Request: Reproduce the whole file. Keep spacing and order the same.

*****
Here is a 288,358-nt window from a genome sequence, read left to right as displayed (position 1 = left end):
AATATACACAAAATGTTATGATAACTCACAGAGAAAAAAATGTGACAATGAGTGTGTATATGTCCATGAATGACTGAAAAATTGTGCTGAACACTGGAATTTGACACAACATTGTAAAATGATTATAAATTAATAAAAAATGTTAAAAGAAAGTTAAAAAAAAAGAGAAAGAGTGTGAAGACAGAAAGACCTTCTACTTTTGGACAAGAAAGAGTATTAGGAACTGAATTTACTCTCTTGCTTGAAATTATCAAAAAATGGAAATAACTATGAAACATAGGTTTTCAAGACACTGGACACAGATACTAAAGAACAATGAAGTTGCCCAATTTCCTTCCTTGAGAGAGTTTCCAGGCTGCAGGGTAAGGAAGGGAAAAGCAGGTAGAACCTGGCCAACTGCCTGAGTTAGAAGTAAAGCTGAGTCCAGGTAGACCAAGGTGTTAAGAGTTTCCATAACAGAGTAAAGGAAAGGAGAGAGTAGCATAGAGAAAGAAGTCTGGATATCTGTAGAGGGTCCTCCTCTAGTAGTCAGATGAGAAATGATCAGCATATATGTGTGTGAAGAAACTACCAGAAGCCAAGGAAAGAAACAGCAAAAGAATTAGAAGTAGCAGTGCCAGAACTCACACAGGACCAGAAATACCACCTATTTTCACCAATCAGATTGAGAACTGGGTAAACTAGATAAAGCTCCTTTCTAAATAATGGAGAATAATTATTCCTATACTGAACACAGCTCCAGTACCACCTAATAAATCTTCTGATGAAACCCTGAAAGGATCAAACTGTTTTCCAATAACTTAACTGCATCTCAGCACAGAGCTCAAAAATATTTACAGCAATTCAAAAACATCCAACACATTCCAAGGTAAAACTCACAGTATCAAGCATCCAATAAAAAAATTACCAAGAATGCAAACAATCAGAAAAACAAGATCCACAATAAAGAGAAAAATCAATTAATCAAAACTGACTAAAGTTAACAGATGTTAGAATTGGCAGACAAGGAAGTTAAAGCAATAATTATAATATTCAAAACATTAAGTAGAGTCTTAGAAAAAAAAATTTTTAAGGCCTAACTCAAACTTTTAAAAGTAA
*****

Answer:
Here is a 288,358-nt window from a genome sequence, read left to right as displayed (position 1 = left end):
AATATACACAAAATGTTATGATAACTCACAGAGAAAAAAATGTGACAATGAGTGTGTATATGTCCATGAATGACTGAAAAATTGTGCTGAACACTGGAATTTGACACAACATTGTAAAATGATTATAAATTAATAAAAAATGTTAAAAGAAAGTTAAAAAAAAAGAGAAAGAGTGTGAAGACAGAAAGACCTTCTACTTTTGGACAAGAAAGAGTATTAGGAACTGAATTTACTCTCTTGCTTGAAATTATCAAAAAATGGAAATAACTATGAAACATAGGTTTTCAAGACACTGGACACAGATACTAAAGAACAATGAAGTTGCCCAATTTCCTTCCTTGAGAGAGTTTCCAGGCTGCAGGGTAAGGAAGGGAAAAGCAGGTAGAACCTGGCCAACTGCCTGAGTTAGAAGTAAAGCTGAGTCCAGGTAGACCAAGGTGTTAAGAGTTTCCATAACAGAGTAAAGGAAAGGAGAGAGTAGCATAGAGAAAGAAGTCTGGATATCTGTAGAGGGTCCTCCTCTAGTAGTCAGATGAGAAATGATCAGCATATATGTGTGTGAAGAAACTACCAGAAGCCAAGGAAAGAAACAGCAAAAGAATTAGAAGTAGCAGTGCCAGAACTCACACAGGACCAGAAATACCACCTATTTTCACCAATCAGATTGAGAACTGGGTAAACTAGATAAAGCTCCTTTCTAAATAATGGAGAATAATTATTCCTATACTGAACACAGCTCCAGTACCACCTAATAAATCTTCTGATGAAACCCTGAAAGGATCAAACTGTTTTCCAATAACTTAACTGCATCTCAGCACAGAGCTCAAAAATATTTACAGCAATTCAAAAACATCCAACACATTCCAAGGTAAAACTCACAGTATCAAGCATCCAATAAAAAAATTACCAAGAATGCAAACAATCAGAAAAACAAGATCCACAATAAAGAGAAAAATCAATTAATCAAAACTGACTAAAGTTAACAGATGTTAGAATTGGCAGACAAGGAAGTTAAAGCAATAATTATAATATTCAAAACATTAAGTAGAGTCTTAGAAAAAAAAATTTTTAAGGCCTAACTCAAACTTTTAAAAGTAA